Not everything we fail to see is a unicorn.
I saw the lovely movie Hidden Figures yesterday. Have you seen it?
In the film, you see what it could mean for a black woman to need a bathroom. Katherine Jackson has to run so far from her desk in whatever the weather and in heels to do an ordinary human thing. And her boss is oblivious. He yells at her for being away from her desk and taking such long, time-wasting breaks.
She finally snaps in what is one of my son’s favorite scenes. Katherine Jackson tells everyone off and tells the truth. It’s a terrific cathartic scene.
Her boss, thankfully, is appropriately chastened. I heard he is a composite character. Did anyone at NASA really tear down a bathroom sign in righteous anger? It would make me happy to think so, though I expect that was added to make us feel better. But whatever. I can live with that.
In any event, her boss isn’t a bad guy. He’s oblivious. He never thinks about things like a black woman having to use the bathroom. Of course he doesn’t.
But how many of us don’t even realize what we don’t see? We think we understand why someone is away from her desk, so to speak. But we have no understanding that she is jumping through hoops we don’t have to jump through. We not only don’t have to jump through those hoops, we don’t even know the hoops exist.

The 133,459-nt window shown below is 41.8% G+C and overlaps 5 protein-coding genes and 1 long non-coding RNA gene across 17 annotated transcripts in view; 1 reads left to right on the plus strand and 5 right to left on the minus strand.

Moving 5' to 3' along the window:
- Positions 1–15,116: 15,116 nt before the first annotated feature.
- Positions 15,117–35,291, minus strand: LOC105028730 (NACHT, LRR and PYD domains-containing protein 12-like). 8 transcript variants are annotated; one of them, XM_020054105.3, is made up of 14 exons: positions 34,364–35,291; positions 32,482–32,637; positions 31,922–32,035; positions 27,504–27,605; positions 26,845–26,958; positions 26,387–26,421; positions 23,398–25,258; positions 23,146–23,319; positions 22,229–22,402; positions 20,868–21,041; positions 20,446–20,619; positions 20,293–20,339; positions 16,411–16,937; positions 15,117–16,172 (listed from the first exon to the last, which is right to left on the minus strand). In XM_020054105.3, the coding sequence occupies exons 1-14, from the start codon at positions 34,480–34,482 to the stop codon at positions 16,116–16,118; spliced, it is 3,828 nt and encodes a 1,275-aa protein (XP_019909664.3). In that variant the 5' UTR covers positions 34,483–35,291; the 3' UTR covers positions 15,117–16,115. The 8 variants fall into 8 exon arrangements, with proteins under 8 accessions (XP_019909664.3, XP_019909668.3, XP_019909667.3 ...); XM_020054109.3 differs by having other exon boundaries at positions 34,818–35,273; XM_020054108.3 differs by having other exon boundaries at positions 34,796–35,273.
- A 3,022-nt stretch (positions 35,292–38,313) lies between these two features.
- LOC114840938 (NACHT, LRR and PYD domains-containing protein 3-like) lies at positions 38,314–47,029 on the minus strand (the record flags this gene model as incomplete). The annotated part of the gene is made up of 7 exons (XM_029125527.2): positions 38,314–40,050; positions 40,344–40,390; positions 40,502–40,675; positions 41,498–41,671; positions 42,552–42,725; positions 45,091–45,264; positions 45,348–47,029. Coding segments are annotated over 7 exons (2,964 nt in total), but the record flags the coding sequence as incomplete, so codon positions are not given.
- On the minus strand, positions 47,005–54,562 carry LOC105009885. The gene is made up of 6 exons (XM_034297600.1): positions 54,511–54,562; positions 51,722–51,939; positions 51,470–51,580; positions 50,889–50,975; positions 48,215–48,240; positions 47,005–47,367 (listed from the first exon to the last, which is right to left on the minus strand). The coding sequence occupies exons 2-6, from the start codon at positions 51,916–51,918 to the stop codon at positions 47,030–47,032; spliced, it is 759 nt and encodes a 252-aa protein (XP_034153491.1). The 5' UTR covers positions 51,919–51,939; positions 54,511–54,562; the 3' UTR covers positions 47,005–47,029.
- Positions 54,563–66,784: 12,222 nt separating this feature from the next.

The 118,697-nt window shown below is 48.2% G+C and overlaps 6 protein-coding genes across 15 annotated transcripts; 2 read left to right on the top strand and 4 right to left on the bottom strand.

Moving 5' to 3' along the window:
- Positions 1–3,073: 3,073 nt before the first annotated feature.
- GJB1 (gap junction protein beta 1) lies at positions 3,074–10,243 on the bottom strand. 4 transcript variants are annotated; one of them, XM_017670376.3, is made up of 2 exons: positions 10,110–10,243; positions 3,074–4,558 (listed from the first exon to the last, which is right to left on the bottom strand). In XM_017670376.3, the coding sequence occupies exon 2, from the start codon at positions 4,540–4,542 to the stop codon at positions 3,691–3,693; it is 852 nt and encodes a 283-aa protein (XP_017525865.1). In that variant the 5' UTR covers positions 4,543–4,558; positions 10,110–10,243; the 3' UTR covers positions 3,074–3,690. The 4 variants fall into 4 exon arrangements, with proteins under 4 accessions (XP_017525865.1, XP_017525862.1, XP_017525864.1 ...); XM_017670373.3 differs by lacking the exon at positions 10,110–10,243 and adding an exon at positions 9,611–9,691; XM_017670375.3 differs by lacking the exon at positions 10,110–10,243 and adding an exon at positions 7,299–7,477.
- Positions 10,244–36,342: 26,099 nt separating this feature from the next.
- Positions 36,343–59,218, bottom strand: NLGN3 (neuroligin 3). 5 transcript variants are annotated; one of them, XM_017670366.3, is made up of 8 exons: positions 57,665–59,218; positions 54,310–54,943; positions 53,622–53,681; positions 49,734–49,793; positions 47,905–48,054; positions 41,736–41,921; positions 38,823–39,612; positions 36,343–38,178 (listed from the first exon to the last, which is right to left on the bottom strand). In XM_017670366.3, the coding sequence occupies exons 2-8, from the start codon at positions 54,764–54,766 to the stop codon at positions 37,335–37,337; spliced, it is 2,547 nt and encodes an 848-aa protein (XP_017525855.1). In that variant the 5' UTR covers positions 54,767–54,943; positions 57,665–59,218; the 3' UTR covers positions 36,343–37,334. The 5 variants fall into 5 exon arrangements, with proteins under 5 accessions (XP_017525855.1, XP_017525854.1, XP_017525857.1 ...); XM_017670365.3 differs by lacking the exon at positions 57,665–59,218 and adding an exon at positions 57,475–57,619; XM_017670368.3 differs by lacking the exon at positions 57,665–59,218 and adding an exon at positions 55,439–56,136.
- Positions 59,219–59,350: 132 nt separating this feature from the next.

The character of Al Harrison was a good guy and a smart guy. Ultimately all he cared about was the brain power someone had to do the job he needed them to do. But he still couldn’t see the reality right in front of him.
As much as I love unicorns, I don’t think one is hiding in back yard. However, that doesn’t mean there aren’t very real things out in the world that exist whether I see them or not.
How often are we Al Harrison? Doing good work. Being good people. And still not realizing the obstacles someone else must overcome. If he had to go to the bathroom, he just walked a short distance and went. Easy! It had to have been that easy for everyone! Except, of course, it wasn’t.
And it’s also easy to look back on those days and roll our eyes. But what will our grandchildren look at of our current times and think, “What was wrong with them?”
Thanks for reading!